EVIL DEAD II: A 35th Anniversary Retrospective


Hero. Warrior. Champion. Slayer of Deadites. Loverboy. Fool. Moron. These are but a few of the adjectives used to describe the iconic character of Ashley Joanna “Ash” Williams, portrayed by horror legend Bruce Campbell. For over four decades since the release of the groundbreaking horror film The Evil Dead (1981), the name Ash has become synonymous with horror, and, believe it or not, comedy. As directed and created by Sam Raimi, the film’s sequel, Evil Dead II (1987) might just be the funniest horror film of all time.
Raimi, Campbell, and producer Robert Tapert all grew up in and around Michigan. Raimi and Campbell had been friends since their teenage years. By the time they were attending college in Michigan, the seeds had already been planted for what was soon to come. While The Evil Dead was a darker and more brutal film, Raimi wanted the sequel to be lighter and funnier. He also wanted it infused with the kind of stuff that the trio had loved as kids. This includes slapstick comedy, The Three Stooges, and a love of professional wrestling. 
Raimi’s sequel took the lore, inventive camera work, and gore of his first film, and built on it. Ash was transformed from a scared and timid loser, into an over-the-top hunk with matinee idol good looks, and bravery to match. He also became incredibly stupid and ridiculous. The result was that the sequel outshone and even outgrew the original. It went on to become one of the most influential horror-comedy films of all time. On this Halloween, Cinema Scholars is pleased to present this retrospective on the landmark and essential horror film, Evil Dead II.
Evil Dead II


The genesis of producing a sequel to The Evil Dead had taken root during the first film’s production. Producer Irvin Shapiro had brought up the topic to Raimi, who said yes to the idea. Raimi did insist, however, that the sequel would be a large-budget epic that took place in medieval times. It would also have Ash and the Deadites traveling back in time. Raimi worked on a script with writer Sheldon Lettich to produce a screenplay. Shapiro liked the idea so much that in 1984, he took out ads in the trade papers announcing Evil Dead II: Evil Dead and the Army Of Darkness. All the studios that they pitched the idea to, quickly passed.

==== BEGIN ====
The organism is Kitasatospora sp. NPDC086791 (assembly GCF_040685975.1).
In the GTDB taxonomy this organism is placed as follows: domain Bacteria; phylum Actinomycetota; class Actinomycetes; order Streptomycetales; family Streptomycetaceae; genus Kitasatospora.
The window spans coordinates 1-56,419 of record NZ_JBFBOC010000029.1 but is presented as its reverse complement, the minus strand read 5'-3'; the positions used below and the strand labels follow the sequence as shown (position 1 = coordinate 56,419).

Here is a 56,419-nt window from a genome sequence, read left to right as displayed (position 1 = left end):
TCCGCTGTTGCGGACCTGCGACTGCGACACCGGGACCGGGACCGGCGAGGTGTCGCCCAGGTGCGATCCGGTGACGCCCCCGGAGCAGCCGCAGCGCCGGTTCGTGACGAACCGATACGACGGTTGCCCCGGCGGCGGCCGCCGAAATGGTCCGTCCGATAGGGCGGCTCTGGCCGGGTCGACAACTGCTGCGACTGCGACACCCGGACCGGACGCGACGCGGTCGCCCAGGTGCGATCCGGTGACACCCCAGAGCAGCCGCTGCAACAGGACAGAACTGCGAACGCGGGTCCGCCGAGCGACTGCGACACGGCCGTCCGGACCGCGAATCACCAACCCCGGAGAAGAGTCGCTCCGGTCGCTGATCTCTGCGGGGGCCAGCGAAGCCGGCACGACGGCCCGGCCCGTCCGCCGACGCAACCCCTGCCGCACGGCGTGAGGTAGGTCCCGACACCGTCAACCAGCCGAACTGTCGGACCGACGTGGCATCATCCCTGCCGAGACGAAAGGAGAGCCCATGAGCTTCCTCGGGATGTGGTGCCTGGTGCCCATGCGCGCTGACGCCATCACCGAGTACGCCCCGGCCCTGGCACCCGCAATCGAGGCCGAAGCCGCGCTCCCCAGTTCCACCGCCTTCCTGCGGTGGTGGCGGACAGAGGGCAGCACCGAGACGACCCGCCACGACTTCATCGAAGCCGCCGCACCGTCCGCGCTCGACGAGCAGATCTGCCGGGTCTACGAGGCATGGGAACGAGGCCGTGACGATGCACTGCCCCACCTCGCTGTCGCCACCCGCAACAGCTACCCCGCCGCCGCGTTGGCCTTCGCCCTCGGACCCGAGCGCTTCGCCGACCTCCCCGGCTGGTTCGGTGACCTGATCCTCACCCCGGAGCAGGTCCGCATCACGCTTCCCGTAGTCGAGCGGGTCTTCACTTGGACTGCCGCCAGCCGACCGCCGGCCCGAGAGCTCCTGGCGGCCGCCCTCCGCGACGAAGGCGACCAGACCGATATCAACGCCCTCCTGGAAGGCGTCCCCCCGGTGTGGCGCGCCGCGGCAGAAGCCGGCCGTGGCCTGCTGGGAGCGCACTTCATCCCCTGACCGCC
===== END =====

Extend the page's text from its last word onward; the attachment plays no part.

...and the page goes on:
Raimi, Campbell, and Tapert quickly switched gears and re-teamed with Joel and Ethan Coen (Joel had been an editor on The Evil Dead) on an unnamed screenplay. Retitled Relentless, and then changed again to The XYZ Murders, it was finally changed to Crimewave (1985). By all accounts, the experience in making Crimewave was a miserable one for the trio, with the film tanking at the box office. It was also a learning experience. Subsequently, they revisited their original idea of continuing the saga of Ashley Williams. Campbell reflected on bringing Ash back for a sequel to The Hollywood Reporter back in 2013:

“…The first Evil Dead was shot throughout ’81 and ’82. Then we went out to make a second film, Crimewave, with the Coen brothers. We did that in ’83 and ’84, and it was a stupendous bomb…We thought, “OK, well, Ash died at the end of the first Evil Dead. Or maybe he didn’t…”

Evil Dead II


Raimi knew the budget for Evil Dead II would far exceed that of the $400,000 spent on the original. He tried in vain to negotiate a deal with Embassy Home Entertainment, the distributor of Crimewave. While negotiations stalled, Raimi focused on lining up a cast and crew for the sequel. Enter acclaimed author Stephen King. He had championed the original film, calling it “the most ferociously original horror film of the year.” King mentioned the sequel project to producer Dino De Laurentiis, who was producing King’s Maximum Overdrive (1986). De Laurentiis agreed to put up $3.6 million in financing on the condition the sequel be similar to Raimi’s original. The director’s plan for catapulting Ash back in time was scrapped.
Early drafts of the script for Evil Dead II had intended to be a direct continuation of The Evil DeadFootage from the original film was even supposed to be used in the sequel’s prologue, thereby bridging the two films together. Essentially, Ash was to still be at the cabin and still trying to escape from the Deadites. Raimi and writer Scott Spiegel worked through seven different drafts of the script while hunkered down in Raimi’s house in Silver Lake, Los Angeles, which he shared with Joel and Ethan Coen, Frances McDormand, Kathy Bates, and Holly Hunter.